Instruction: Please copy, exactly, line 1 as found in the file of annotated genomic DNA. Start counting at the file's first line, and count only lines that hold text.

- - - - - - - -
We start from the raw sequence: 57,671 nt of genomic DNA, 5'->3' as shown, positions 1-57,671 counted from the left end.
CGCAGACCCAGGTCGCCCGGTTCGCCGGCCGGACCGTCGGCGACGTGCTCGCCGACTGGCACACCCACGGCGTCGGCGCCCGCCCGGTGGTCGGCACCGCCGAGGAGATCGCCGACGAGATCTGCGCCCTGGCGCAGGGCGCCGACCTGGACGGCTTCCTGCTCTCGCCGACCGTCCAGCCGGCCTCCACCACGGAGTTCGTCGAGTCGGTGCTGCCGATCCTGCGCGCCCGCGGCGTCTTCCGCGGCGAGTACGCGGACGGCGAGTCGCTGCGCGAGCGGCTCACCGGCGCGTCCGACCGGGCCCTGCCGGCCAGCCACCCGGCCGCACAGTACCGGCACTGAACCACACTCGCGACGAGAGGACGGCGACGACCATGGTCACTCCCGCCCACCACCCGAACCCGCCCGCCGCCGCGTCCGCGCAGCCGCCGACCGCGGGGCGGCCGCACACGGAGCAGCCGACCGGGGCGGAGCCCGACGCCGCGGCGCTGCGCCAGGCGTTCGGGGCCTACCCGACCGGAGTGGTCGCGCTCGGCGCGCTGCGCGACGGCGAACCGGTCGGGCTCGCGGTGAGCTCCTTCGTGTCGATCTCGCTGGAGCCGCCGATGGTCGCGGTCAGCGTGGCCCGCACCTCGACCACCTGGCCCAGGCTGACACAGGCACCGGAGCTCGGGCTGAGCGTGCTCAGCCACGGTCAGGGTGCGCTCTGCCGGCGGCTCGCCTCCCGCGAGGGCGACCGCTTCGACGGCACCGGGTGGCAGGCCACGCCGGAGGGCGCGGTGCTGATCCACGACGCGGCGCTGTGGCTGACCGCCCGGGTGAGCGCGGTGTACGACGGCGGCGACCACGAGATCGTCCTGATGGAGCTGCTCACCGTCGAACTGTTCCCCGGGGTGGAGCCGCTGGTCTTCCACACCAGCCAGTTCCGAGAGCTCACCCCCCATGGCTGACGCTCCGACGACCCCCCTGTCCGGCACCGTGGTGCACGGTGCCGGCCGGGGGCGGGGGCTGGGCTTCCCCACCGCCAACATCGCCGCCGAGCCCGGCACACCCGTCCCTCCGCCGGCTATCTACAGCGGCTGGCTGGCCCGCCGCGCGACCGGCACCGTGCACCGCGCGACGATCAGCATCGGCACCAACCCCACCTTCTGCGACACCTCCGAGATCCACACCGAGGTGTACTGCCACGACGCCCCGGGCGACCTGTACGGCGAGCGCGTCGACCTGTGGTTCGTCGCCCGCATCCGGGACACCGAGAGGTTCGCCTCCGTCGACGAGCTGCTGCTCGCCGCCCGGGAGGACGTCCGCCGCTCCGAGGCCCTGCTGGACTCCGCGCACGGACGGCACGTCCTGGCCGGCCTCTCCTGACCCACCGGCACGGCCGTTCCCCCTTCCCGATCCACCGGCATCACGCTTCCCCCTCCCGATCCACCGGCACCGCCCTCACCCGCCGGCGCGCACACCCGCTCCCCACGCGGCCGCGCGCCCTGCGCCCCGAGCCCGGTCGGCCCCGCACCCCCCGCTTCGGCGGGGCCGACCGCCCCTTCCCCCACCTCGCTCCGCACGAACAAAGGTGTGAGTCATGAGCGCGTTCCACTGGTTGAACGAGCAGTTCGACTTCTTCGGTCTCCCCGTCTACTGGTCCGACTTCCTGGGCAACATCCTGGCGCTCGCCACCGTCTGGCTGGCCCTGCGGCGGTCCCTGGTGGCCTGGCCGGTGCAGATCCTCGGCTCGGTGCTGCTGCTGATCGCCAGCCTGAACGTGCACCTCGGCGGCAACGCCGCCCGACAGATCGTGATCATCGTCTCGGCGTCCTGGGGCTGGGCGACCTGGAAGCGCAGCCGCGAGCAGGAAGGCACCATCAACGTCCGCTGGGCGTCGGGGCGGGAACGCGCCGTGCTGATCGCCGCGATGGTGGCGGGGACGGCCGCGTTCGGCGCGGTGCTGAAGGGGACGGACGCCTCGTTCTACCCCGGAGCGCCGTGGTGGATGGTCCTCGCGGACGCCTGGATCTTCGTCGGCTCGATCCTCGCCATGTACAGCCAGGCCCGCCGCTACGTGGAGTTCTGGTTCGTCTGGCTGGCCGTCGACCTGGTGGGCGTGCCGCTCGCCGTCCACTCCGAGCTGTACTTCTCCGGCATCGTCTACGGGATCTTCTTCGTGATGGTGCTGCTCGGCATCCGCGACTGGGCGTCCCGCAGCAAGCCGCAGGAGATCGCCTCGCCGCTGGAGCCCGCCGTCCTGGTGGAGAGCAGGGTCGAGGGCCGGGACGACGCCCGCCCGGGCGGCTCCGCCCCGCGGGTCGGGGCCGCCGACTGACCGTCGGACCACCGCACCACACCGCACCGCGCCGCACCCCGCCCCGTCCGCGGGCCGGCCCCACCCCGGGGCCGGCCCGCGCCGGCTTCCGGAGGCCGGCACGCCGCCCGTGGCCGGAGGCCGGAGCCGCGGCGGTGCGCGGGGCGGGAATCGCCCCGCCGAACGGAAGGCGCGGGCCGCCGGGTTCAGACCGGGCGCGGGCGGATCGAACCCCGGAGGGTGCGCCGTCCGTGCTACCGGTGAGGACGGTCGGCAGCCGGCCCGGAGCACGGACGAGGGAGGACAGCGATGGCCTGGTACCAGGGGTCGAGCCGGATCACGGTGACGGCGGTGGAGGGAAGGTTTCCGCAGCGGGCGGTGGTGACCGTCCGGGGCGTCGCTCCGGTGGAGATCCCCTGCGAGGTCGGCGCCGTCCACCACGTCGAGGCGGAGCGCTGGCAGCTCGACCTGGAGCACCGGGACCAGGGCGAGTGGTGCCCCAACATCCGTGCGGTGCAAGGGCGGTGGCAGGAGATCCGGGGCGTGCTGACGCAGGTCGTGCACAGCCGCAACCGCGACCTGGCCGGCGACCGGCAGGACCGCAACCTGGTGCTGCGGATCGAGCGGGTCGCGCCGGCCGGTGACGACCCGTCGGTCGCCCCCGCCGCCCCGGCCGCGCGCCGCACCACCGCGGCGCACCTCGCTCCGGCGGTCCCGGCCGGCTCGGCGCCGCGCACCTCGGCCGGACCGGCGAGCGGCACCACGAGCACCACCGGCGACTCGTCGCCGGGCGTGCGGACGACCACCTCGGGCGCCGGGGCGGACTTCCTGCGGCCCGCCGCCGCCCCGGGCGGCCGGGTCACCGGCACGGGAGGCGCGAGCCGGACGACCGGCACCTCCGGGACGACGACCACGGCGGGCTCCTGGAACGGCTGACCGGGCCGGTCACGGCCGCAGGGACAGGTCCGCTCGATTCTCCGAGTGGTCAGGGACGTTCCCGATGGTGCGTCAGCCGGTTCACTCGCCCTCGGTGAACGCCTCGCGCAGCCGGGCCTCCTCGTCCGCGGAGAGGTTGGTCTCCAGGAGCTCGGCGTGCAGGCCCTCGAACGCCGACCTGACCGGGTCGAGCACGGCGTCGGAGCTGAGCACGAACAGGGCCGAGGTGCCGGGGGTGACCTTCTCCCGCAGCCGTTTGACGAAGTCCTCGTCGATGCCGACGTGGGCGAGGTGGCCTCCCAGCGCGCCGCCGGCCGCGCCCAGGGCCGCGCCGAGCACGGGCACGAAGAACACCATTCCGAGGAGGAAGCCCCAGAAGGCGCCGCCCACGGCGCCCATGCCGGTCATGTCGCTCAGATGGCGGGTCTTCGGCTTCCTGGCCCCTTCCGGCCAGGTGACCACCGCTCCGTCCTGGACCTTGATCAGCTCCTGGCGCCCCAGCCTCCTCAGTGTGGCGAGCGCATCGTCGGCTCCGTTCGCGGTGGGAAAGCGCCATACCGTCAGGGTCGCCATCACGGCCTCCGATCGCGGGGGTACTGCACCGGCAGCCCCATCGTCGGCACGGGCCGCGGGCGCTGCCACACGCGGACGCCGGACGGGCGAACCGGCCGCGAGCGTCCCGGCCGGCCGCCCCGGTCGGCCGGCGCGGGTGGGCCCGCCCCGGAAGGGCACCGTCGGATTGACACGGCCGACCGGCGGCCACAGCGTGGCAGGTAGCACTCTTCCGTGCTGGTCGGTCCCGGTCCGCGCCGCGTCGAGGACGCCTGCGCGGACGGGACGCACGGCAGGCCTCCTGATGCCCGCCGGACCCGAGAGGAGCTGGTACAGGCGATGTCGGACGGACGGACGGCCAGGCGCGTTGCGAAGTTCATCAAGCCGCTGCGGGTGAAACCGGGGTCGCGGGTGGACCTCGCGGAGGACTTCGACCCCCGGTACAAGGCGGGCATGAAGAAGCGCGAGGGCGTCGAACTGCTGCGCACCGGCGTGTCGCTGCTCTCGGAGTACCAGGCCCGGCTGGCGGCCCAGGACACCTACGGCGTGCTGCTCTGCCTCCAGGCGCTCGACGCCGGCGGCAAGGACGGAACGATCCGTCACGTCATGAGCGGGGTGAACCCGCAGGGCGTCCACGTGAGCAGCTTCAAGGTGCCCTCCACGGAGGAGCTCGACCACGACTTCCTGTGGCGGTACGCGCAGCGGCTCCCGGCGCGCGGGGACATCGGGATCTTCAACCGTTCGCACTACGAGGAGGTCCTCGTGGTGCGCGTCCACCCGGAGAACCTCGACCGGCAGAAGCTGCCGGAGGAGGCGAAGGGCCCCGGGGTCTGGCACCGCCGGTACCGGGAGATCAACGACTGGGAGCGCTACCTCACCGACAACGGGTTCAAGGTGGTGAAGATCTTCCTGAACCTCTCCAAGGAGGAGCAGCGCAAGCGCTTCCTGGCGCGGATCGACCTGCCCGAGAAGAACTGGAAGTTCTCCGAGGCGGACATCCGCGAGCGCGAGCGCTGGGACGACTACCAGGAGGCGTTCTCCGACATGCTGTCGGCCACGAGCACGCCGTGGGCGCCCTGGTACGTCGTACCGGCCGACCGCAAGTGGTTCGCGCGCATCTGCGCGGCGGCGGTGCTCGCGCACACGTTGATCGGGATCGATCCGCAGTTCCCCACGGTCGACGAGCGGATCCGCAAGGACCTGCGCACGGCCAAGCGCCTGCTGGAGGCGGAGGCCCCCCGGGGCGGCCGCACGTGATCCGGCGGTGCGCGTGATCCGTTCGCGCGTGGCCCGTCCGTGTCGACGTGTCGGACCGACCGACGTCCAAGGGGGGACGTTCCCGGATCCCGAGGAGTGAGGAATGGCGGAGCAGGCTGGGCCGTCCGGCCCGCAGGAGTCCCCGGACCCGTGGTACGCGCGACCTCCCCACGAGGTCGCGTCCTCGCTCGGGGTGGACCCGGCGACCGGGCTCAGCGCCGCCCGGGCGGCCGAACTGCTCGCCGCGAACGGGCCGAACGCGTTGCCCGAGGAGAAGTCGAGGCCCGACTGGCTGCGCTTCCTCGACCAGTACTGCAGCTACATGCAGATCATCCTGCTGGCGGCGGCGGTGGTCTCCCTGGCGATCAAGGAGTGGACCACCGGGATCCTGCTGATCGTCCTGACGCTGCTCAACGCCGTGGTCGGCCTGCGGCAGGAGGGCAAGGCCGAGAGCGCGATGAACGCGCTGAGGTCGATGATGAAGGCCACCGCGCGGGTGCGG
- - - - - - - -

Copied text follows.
We start from the raw sequence: 57,671 nt of genomic DNA, 5'->3' as shown, positions 1-57,671 counted from the left end.